This newsletter provides a section that we know will be useful to you in the all-too-important area of career development. It may be tips on resume building, interviewing, job transition, evaluating job offers, or any other topic that we know will bring value to you in your career development and/or job search. As always, we encourage you to forward this to others that you think may find this information useful as well as encourage them to sign up to the NERI newsletter. After all, next to your family, your health and your friends, your career and its progression should be a top priority.
Career Development Article for June, 2006
The Strategic Case for Changing Jobs: Four Good Reasons to Change Jobs Within the Same Industry Three Times During Your First Ten Years of Employment
There are many deeply personal reasons to change your employment situation. However, from a purely strategic point of view, there are four good reasons to change jobs within the same (or similar) industry three times during your first ten years of employment:
Reason #1: Changing jobs gives you a broader base of experience: After about three years, you've learned most of what you're going to know about how to do your job. Therefore, over a ten year period, you gain more experience from "three times 90 percent" than "one times 100 percent."
Reason #2: A more varied background creates a greater demand for your skills: Depth of experience means you're more valuable to a larger number of employers. You're not only familiar with your current company's product, service, procedures, quality programs, inventory system, and so forth; you bring with you the expertise you've gained from your prior employment with other companies.
Reason #3: A job change results in an accelerated promotion cycle: Each time you make a change, you bump up a notch on the promotion ladder. You jump, for example, from project engineer to senior project engineer; or national sales manager to vice president of sales and marketing.
Reason #4: More responsibility leads to greater earning power: A promotion is usually accompanied by a salary increase. And since you're being promoted faster, your salary grows at a quicker pace, sort of like compounding the interest you'd earn on a certificate of deposit.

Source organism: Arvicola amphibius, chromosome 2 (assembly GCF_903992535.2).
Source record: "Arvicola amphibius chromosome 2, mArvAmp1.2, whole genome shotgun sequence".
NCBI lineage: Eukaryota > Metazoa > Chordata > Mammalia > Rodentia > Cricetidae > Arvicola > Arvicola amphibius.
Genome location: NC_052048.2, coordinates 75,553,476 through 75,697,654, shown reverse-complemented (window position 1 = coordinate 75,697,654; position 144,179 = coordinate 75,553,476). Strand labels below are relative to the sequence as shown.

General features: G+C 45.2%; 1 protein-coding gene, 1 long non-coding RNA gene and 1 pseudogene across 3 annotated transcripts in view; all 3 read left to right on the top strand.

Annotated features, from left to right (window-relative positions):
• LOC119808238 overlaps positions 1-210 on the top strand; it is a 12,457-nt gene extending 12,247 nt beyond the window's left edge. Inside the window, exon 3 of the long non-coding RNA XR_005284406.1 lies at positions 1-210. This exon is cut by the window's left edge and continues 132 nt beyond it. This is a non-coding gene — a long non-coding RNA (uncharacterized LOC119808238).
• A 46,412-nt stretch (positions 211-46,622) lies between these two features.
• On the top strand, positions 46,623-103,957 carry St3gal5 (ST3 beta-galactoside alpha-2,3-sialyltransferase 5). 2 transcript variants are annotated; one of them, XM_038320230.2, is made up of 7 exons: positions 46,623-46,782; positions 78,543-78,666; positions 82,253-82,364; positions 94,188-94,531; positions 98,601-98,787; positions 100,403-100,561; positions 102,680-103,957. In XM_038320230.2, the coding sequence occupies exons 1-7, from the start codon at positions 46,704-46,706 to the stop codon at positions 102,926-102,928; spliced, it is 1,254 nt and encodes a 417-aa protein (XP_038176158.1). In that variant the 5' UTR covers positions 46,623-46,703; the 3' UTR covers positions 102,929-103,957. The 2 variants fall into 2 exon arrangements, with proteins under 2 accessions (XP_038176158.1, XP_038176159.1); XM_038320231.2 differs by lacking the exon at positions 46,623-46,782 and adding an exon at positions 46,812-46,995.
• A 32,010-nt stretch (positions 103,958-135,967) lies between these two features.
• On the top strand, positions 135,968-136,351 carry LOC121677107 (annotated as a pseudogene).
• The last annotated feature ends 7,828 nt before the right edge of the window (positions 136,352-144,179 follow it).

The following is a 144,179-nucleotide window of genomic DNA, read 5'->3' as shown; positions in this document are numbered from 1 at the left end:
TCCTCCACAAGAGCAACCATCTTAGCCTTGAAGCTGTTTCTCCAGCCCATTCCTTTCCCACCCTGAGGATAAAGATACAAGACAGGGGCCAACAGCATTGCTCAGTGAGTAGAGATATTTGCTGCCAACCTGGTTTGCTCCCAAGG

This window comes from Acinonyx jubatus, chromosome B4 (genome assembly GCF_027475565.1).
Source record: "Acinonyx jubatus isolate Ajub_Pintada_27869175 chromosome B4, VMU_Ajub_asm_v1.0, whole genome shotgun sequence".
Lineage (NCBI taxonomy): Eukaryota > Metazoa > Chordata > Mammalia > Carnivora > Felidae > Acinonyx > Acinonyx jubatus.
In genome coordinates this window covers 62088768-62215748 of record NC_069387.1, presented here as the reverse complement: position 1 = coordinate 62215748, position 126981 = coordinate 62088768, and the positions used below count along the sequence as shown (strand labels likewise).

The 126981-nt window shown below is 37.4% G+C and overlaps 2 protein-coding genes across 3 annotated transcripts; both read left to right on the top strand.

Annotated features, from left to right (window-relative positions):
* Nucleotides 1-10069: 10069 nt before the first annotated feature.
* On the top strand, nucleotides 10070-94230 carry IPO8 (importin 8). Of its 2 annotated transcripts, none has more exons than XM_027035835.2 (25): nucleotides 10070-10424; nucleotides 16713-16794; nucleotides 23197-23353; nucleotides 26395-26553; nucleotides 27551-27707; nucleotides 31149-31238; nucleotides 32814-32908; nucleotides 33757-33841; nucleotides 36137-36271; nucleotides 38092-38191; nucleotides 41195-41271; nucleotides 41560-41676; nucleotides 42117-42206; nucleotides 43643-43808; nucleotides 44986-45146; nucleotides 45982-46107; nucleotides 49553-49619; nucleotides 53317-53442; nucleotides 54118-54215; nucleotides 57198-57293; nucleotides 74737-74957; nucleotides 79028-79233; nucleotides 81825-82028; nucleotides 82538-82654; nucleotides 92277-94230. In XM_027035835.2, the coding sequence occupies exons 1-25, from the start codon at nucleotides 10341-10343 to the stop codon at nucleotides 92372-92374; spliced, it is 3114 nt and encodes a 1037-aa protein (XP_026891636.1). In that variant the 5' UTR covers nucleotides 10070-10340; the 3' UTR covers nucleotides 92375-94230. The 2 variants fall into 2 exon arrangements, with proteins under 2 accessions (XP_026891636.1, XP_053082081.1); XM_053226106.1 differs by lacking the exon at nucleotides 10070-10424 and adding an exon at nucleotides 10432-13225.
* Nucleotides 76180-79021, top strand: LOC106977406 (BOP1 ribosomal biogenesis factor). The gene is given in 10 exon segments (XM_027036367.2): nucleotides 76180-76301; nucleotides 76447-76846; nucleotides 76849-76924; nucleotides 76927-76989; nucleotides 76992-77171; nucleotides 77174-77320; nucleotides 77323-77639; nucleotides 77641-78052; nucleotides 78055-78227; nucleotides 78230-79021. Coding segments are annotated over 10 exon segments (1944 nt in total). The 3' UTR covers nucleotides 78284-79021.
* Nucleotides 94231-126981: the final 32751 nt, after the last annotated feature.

Many people view a job change as a way of promoting themselves to a better position. And in most cases, I would agree. However, you should always be sure your new job offers you the means to satisfy your values. While there's no denying the strategic virtues of selective job changing for the purpose of career leverage, you want to make sure the path you take will lead you where you really want to go.
For instance, there's no reason to change jobs for more money if it'll make you unhappy to the point of distraction. In fact, I've found that money usually has no influence on a career decision unless it materially affects your lifestyle or self-identity.
To me, the "best" job is one in which your values are being satisfied most effectively. If career growth and advancement are your primary goals, and they're represented by how much you earn, then the job that pays the most money is the "better" job.
Current Job / Advancement Opportunities
Due to confidentiality issues with our clients, more specific information about the positions cannot be given in this newsletter. For more information on any of the positions you see, contact us directly at the number or email address listed below. You may also put forth your resume for consideration for any of these positions via our web form at http://www.nerisearch.com/resumeform.html
Process Engineer - Industrial Minerals
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Process Engineers - Minerals
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